Juvenile idiopathic arthritis-associated uveitis: literature review

Kamilė Grigaitė1, Edvardas Jukna2

1Lithuanian University of Health Sciences, Academy of Medicine, Kaunas, Lithuania

2Joniskis Hospital, emergency department, Joniskis, Lithuania


Juvenile idiopathic arthritis (JIA) is one of the most common rheumatic diseases with onset before the age of 16 years and a prevalence of 1 in 1,000 children and Juvenile idiopathic arthritis – associated uveitis (JIAU) is its most frequent extra-articular manifestation. Patients with JIAU are at high risk of developing visually impaired complications such as cataracts, glaucoma, band keratopathy, chronic cystoid macular oedema and posterior synechiae. Since JIAU is often initially asymptomatic, it tends to stay undiagnosed for extended periods of time, potentially leading to permanent vision impairment, which makes early recognition of children at risk of uveitis and providing proper treatment highly important.

Aim: to analyse the most recent scientific literature of risk factors, screening, monitoring and treatment of juvenile idiopathic arthritis-associated uveitis.

Material and methods: recently published studies were reviewed to evaluate the latest findings in Juvenile idiopathic arthritis-associated uveitis risk factors, screening, monitoring and treatment. Databases from the subscription list of Lithuanian University of Health Sciences were selected: Medline (PubMed), SpringerLink and ScienceDirect. Certain keywords were used for the search of the most relevant articles.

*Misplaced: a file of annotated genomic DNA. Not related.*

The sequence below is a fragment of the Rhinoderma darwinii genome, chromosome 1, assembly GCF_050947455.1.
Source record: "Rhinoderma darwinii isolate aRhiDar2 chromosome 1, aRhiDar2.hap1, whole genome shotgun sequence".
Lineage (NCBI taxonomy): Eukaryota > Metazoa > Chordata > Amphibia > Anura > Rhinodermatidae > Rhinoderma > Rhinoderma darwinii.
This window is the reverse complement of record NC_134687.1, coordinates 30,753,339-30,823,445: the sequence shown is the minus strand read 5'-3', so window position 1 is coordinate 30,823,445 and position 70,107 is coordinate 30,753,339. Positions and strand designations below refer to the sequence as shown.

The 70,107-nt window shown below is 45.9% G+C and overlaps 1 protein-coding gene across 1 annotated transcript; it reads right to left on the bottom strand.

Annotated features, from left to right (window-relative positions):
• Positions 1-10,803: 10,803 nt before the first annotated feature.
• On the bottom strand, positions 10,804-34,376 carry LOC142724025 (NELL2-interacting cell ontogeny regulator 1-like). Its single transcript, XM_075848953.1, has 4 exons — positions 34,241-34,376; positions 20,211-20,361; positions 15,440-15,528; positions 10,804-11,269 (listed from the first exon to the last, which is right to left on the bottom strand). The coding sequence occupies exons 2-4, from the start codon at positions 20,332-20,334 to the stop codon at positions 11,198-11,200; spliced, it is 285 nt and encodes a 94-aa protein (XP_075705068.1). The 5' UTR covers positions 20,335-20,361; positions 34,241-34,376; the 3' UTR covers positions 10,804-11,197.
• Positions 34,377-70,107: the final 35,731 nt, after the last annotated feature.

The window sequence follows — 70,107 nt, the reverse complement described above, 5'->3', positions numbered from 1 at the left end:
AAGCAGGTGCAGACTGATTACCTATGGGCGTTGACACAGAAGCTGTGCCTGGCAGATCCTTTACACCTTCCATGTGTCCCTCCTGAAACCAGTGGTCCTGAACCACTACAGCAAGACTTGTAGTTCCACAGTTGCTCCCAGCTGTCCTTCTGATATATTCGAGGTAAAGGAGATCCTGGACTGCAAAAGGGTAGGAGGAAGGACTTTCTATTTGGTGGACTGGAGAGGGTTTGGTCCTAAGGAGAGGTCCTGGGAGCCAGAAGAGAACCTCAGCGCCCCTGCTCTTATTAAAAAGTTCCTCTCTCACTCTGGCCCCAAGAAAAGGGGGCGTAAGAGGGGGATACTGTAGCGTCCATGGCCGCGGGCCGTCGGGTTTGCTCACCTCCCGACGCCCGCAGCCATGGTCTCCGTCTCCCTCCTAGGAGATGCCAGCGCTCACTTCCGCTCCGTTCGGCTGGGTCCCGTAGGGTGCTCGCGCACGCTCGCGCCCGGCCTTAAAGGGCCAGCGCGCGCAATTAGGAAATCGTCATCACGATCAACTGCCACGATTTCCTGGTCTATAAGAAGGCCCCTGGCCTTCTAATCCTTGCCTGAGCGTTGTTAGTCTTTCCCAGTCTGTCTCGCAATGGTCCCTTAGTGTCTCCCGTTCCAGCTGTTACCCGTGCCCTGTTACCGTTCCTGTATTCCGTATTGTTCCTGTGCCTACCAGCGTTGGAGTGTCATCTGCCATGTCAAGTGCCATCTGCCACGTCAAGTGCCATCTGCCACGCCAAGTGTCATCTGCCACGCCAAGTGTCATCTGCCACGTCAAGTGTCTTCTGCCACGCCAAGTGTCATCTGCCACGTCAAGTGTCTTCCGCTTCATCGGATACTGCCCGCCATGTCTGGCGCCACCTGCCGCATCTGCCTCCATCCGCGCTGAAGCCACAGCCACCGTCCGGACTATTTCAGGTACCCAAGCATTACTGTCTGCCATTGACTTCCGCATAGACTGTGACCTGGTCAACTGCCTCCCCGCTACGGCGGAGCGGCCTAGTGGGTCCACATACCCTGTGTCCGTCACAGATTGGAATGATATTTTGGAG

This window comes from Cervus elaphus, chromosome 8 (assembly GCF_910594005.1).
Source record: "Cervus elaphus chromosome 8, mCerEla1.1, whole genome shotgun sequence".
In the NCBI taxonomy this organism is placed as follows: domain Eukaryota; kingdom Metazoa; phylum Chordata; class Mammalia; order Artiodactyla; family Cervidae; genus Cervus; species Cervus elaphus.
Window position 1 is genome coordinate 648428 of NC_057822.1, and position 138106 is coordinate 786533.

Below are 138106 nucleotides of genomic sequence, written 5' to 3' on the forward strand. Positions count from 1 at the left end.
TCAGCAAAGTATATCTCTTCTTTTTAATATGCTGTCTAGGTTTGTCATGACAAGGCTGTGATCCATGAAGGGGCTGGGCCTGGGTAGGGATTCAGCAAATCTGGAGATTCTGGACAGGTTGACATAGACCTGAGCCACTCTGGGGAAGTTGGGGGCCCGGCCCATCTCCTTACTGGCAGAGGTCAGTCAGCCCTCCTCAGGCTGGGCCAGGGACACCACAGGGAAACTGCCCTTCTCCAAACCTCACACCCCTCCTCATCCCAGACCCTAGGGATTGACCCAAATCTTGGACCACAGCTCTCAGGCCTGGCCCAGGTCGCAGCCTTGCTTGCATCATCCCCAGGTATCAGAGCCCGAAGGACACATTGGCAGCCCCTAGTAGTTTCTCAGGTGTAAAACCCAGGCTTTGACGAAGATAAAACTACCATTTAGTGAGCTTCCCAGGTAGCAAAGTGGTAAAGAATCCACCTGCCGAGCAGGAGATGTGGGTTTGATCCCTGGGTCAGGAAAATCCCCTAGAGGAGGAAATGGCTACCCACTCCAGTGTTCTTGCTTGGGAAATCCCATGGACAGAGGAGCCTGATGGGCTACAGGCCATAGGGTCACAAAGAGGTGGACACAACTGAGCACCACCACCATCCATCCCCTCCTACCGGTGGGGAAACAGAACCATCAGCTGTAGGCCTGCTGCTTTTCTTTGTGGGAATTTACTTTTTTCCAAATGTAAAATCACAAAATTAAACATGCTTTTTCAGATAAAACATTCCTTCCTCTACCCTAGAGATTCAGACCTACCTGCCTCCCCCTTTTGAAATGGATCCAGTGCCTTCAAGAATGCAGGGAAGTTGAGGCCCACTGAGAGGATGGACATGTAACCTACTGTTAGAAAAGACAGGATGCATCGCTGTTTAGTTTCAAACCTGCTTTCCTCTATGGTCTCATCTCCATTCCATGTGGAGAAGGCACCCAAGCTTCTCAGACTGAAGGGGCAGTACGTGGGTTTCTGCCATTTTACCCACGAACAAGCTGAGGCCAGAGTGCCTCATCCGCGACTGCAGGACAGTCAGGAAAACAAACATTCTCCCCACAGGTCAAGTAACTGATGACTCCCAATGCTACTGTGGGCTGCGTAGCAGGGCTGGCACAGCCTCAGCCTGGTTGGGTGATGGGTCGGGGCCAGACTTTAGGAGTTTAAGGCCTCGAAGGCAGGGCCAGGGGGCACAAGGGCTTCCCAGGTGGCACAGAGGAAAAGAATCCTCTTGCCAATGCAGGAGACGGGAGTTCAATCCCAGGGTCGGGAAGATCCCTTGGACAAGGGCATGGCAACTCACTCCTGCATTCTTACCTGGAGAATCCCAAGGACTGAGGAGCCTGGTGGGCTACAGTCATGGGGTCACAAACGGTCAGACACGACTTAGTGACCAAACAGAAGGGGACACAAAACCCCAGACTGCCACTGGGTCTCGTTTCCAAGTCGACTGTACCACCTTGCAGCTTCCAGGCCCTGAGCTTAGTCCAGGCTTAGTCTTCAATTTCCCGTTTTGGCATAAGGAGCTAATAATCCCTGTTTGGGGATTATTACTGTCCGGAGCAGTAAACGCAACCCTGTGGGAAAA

Conclusion: Non-granulomatous inflammation of the anterior chamber of the eye is a frequent extra-articular manifestation of Juvenile idiopathic arthritis, which requires a regular ophthalmic examination because of a high risk of sight threatening complications or blindness. The main risk factors are age of onset, gender, category of JIA, anti-nuclear antibody and a genetic predisposition. Topical glucocorticoids are the first-line therapy for ocular inflammation and methotrexate is the first option of immunomodulatory therapy choice if glucocorticoids fail the management of uveitis. Biologic therapy is consedered in cases when methotrexate treatment provides insufficient control of JIA-associated uveitis or is not tolerated well. Recent studies recommend to choose TNFi adalimumab as the first option in biology therapy and if the control of JIAU is not reached, then patients should try to use other monoclonal antibody from the same group, for example, infliximab. Abatacept, golimumab and rituximab are possible alternatives, however, further studies of the effectiveness and safety of these biologic agents are needed.

Keywords: juvenile, idiopathic, arthritis, uveitis, treatment.